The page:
‘We are lonesome animals. We spend all of our life trying to be less lonesome. One of our ancient methods is to tell a story begging the listener to say-and to feel- ‘Yes, that is the way it is, or at least that is the way I feel it.’ You’re not as alone as you thought.’
Storytelling has been in our blood for thousands of years. Even a cave painting created over 30,000 years ago depicts a story. In more recent, though still ancient, times Sheherezade is said to have saved her own life by telling more than a thousand stories (‘The Arabian Knights’) and Homer’s epic storytelling through ‘The Iliad’ and ‘The Odyssey’ are still widely studied, shared and quoted to this day.
Twentieth Century US philosopher, Richard Rorty, considered one of the great thinkers of his time, advocated influencing people’s feelings rather than their minds, asserting that one of the best ways to do so is to tell sentimental stories. He maintained that great stories ‘reduce cruelty’ and ‘expand sympathy’; creating solidarity and enabling us to move towards a just and equitable culture.
And culture is malleable. It can be influenced and transformed, as well as preserved, as it is in many indigenous tribes throughout the world. The Native American tribes have kept their great oral tradition of storytelling alive. Thus preserving their culture as well as entertaining, educating and informing each other and subsequent generations. The same is true for the Aboriginal tribes of Australia.
As Robert Moss says in his book ‘Dreamgates’:
‘Australian Aborigines say that the big stories—the stories worth telling and retelling, the ones in which you may find the meaning of your life—are forever stalking the right teller, sniffing and tracking like predators hunting their prey in the bush.’
Stories appear in various guises. They can be cautionary tales and teaching tools. Often their themes are universal; the greatest of them transcending cultures, borders and barriers. Many stories are told through dance and movement as well as the spoken word. Others through the words and music of a song or a poem. Still others through film, theatre and photography.
In the performing arts, the actor or artist is as important as the writer in conveying a story so that the audience can relate to the characters, their motives and actions. If we can’t feel what they are going through, the story often has little meaning for us.
Our appetite for giving and receiving stories seems insatiable appetite. The enduring fascination with Shakespeare’s genius for retelling well-known stories illustrates how important storytelling is still to us as adults in the western world.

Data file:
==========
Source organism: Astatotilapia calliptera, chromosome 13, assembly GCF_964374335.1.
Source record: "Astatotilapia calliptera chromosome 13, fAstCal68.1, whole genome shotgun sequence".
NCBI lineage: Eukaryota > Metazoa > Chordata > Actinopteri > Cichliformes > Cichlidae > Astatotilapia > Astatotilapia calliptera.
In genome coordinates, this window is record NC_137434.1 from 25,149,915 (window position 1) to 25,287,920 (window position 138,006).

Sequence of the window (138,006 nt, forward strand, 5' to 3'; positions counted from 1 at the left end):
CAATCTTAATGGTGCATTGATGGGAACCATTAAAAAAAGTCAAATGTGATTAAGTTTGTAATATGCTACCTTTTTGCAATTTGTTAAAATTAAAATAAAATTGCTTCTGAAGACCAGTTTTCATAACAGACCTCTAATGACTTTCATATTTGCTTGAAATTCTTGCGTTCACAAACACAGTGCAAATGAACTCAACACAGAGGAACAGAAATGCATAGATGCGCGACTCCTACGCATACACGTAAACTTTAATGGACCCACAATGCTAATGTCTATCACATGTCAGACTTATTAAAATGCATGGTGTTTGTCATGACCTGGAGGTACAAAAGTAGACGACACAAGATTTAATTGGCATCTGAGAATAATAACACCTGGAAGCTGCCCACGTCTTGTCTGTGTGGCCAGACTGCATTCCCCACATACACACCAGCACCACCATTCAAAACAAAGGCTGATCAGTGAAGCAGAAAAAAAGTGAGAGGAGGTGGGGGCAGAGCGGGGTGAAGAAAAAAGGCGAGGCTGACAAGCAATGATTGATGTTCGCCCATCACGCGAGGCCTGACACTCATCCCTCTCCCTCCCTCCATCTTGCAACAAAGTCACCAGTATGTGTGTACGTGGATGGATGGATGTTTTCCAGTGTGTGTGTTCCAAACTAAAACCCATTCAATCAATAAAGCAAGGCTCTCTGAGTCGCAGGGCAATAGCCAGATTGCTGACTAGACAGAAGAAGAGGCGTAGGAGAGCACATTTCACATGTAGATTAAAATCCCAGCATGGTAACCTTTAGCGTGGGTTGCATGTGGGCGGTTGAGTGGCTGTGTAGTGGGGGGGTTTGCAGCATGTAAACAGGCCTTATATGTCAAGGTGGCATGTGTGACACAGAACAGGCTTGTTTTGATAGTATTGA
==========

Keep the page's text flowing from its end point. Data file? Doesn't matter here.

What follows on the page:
So, what of the relevance of stories in our business lives? As Michael Margolis states in his widely distributed e-book ‘Believe Me’, the best stories create continuity (from past to present to future). In doing so, the audience is drawn in rather than alienated. From this standpoint, the author can influence and persuade.
There are many more of us now writing and publishing our own stories. Some do so better than others, of course, as blogging sites proliferate across the internet.
Perhaps more interesting for those of us in the business of coaching people to speak persuasively, more and more of us are taking to platforms and stages across the commercial world to share our opinions and ideas and, ultimately, to sell and market our products and services. Every day, I receive dozens of emails inviting me to hear this or that speaker on how to make millions through internet marketing, publish and sell a book, or negotiate a pay rise.
Storytelling can be a compelling part of these presentation formats. We often hear of the ‘gift’ of the performer or storyteller, but really this is about mastery of your craft. Developing well-balanced content, perhaps using some images, or sometimes only images; then using the power of your voice to illustrate and enhance the visuals and written word.
Whether you do this frequently or occasionally, in a meeting of five people, a pitch to a client with ten people in the room, or from a stage to an audience of hundreds, even thousands – it makes a difference.
There’s something thrilling about an orator who has mastered all the tools at their disposal. Those speakers who can truly entrance and engage an audience do so through these and other tools of our trade, whether it be the pitch of their voice, their modulation or intonation; eye contact with many audience members, as well as a good vocabulary of gestures and facial expressions that align with the words spoken. They set the scene for us, using not just facts and figures, but bring it to vivid life; appealing not just to our reason but our emotions and sense of fairness to persuade us to their point of view.
Who knows… perhaps our stories can prove Rorty right and make us more humane and sympathetic through being inspired and transformed by stories in all their many forms.
What’s your favourite personal story and how do you prefer to share it with others? Or does it depend on your mood – or your audience?